Transparency and IoT

Transparency of government is the greatest tool we have for ensuring the best decisions are made by officials and functionaries and reducing corruption and poor decision making.

Legislation, guidelines and reviews surrounding Public-Private Partnerships (PPP) abound as we collectively try to find a way for government to utilise private efficiency and expertise without exposing the public to risks associated with corruption of officials and contracts that serve the private rather than public partner.

The problem with many PPPs and government business, are poorly constructed contracts. Inappropriate measures, guarantees of returns and unclear maintenance and renewal responsibilities.

In the past it has been difficult for us to measure the use of infrastructure by different groups, the consumption / degradation of infrastructure, the degree of maintenance and renewal required and applied to infrastructure.

This has lead to simplistic drafting of contracts based on unsupported estimates.

Enter micro-transactions and Internet of Things.

We now have the unprecedented ability to measure almost everything, and cheaply. We have technology that allows us to make the recording of these measurements publicly available and immutable, and we have people writing clever contracts based on micro-transactions.

By combining these things there is opportunity for us to include all aspects of infrastructure in government contracts for PPPs. Reward can flow to the Private Partner based on utilisation, maintenance, renewal of the infrastructure as well as other measurable impacts, such as improvement of performance of the infrastructure, or lessening of burdens on society and the environment.

IDM in Pictures 2/12: Data and our future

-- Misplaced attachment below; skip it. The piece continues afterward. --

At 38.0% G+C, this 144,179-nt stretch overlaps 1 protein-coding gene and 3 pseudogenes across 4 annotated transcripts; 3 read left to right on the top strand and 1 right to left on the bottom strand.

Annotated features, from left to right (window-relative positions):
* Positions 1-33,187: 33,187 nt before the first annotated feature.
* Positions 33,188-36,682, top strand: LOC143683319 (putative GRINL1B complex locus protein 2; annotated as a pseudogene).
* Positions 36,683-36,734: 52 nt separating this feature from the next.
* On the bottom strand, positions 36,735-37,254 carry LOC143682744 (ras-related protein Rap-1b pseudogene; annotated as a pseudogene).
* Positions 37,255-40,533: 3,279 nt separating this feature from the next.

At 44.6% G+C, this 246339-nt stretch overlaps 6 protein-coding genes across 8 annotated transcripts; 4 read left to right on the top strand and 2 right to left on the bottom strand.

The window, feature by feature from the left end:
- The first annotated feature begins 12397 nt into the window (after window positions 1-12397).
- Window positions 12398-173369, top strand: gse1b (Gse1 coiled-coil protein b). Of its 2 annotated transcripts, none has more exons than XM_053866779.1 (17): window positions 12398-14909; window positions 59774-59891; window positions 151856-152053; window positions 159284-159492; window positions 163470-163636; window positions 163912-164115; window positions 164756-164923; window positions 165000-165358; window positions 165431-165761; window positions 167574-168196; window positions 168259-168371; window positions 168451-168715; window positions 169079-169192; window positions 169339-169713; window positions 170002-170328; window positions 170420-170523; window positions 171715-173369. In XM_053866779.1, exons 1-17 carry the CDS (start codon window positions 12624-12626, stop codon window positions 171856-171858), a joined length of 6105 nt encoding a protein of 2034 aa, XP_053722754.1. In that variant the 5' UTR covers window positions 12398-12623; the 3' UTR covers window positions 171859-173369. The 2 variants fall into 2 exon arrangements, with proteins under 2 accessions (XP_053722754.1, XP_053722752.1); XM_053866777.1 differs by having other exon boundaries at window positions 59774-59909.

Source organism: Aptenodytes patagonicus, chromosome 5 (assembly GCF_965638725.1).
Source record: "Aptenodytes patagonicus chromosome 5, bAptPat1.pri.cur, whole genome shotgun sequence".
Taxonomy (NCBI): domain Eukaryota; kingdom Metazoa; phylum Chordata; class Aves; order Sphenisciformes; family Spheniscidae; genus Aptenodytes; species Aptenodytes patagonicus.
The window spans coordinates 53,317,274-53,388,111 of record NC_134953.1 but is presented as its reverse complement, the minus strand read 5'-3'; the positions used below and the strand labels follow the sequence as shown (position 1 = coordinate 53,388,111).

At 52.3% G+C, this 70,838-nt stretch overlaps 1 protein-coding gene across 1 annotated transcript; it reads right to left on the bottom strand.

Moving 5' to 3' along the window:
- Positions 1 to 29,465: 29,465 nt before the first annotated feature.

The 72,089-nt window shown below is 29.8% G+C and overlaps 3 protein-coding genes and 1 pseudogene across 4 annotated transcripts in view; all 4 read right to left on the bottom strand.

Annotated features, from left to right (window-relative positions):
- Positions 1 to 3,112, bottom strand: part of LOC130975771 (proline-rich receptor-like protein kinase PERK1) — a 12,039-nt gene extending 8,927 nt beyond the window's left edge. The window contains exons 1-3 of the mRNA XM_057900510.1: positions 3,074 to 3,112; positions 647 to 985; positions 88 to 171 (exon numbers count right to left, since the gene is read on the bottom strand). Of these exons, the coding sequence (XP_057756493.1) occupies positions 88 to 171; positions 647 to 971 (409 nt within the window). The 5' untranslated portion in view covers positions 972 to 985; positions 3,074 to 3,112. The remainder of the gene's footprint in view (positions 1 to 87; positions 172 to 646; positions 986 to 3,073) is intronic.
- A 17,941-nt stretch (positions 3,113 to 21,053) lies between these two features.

The possibilities of big data are impressive but let us not get carried away.

Not only is there the danger of trusting in the results of data manipulation that we do not understand (cf the many studies showing the dangers of ‘private’ algorithms that are not open to analysis), but there is the greater danger that we put our faith in aiming at ‘data’ outcomes (e.g. KPIs) rather than people outcomes.

So let us put our effort into better measurements of what really matters – better (i.e. more relevant) data. This will inevitably mean using non-dollar measures – and judgement.

Discussion today tends to conflate the benefits of greater use of digital data and digitisation itself.  Both are valuable, and both impact infrastructure decision making, but they are not the same.

There is currently much discussion of loss of work opportunities through the use of robots.  If our decisions are driven purely by data, then robots can do a great job. But if we want our decisions to include values such as kindness, compassion, and fairness, then we need people.

We appreciate the benefits of big data but do we really want to live in a world without kindness, compassion and fairness?